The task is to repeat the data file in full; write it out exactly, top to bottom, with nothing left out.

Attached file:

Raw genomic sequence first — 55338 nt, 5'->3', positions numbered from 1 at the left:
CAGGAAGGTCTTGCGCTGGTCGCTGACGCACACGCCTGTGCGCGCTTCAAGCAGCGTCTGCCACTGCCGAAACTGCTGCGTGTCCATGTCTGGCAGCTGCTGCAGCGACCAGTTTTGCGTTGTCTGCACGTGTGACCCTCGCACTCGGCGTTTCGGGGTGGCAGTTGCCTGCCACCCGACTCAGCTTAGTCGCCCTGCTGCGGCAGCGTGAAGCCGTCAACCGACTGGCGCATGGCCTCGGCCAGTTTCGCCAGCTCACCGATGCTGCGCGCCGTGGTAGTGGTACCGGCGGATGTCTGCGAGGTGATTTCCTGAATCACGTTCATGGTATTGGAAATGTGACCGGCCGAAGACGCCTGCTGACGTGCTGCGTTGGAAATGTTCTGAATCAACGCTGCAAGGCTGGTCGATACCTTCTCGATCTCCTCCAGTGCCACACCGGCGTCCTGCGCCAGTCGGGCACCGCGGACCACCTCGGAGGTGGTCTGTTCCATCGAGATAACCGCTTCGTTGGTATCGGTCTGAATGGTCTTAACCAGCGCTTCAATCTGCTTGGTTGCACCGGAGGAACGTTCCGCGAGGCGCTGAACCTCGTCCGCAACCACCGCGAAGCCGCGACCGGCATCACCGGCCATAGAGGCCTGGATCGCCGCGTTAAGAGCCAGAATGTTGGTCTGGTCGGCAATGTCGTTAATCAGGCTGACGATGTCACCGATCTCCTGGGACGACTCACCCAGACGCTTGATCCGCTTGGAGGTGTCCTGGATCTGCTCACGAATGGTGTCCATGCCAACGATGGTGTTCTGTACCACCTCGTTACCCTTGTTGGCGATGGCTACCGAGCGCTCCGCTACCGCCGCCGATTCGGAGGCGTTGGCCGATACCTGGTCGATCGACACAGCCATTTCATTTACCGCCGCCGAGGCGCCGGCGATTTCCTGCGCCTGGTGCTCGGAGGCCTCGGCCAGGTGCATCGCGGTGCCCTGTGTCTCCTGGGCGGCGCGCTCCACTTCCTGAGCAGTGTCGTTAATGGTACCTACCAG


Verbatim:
Raw genomic sequence first — 55338 nt, 5'->3', positions numbered from 1 at the left:
CAGGAAGGTCTTGCGCTGGTCGCTGACGCACACGCCTGTGCGCGCTTCAAGCAGCGTCTGCCACTGCCGAAACTGCTGCGTGTCCATGTCTGGCAGCTGCTGCAGCGACCAGTTTTGCGTTGTCTGCACGTGTGACCCTCGCACTCGGCGTTTCGGGGTGGCAGTTGCCTGCCACCCGACTCAGCTTAGTCGCCCTGCTGCGGCAGCGTGAAGCCGTCAACCGACTGGCGCATGGCCTCGGCCAGTTTCGCCAGCTCACCGATGCTGCGCGCCGTGGTAGTGGTACCGGCGGATGTCTGCGAGGTGATTTCCTGAATCACGTTCATGGTATTGGAAATGTGACCGGCCGAAGACGCCTGCTGACGTGCTGCGTTGGAAATGTTCTGAATCAACGCTGCAAGGCTGGTCGATACCTTCTCGATCTCCTCCAGTGCCACACCGGCGTCCTGCGCCAGTCGGGCACCGCGGACCACCTCGGAGGTGGTCTGTTCCATCGAGATAACCGCTTCGTTGGTATCGGTCTGAATGGTCTTAACCAGCGCTTCAATCTGCTTGGTTGCACCGGAGGAACGTTCCGCGAGGCGCTGAACCTCGTCCGCAACCACCGCGAAGCCGCGACCGGCATCACCGGCCATAGAGGCCTGGATCGCCGCGTTAAGAGCCAGAATGTTGGTCTGGTCGGCAATGTCGTTAATCAGGCTGACGATGTCACCGATCTCCTGGGACGACTCACCCAGACGCTTGATCCGCTTGGAGGTGTCCTGGATCTGCTCACGAATGGTGTCCATGCCAACGATGGTGTTCTGTACCACCTCGTTACCCTTGTTGGCGATGGCTACCGAGCGCTCCGCTACCGCCGCCGATTCGGAGGCGTTGGCCGATACCTGGTCGATCGACACAGCCATTTCATTTACCGCCGCCGAGGCGCCGGCGATTTCCTGCGCCTGGTGCTCGGAGGCCTCGGCCAGGTGCATCGCGGTGCCCTGTGTCTCCTGGGCGGCGCGCTCCACTTCCTGAGCAGTGTCGTTAATGGTACCTACCAG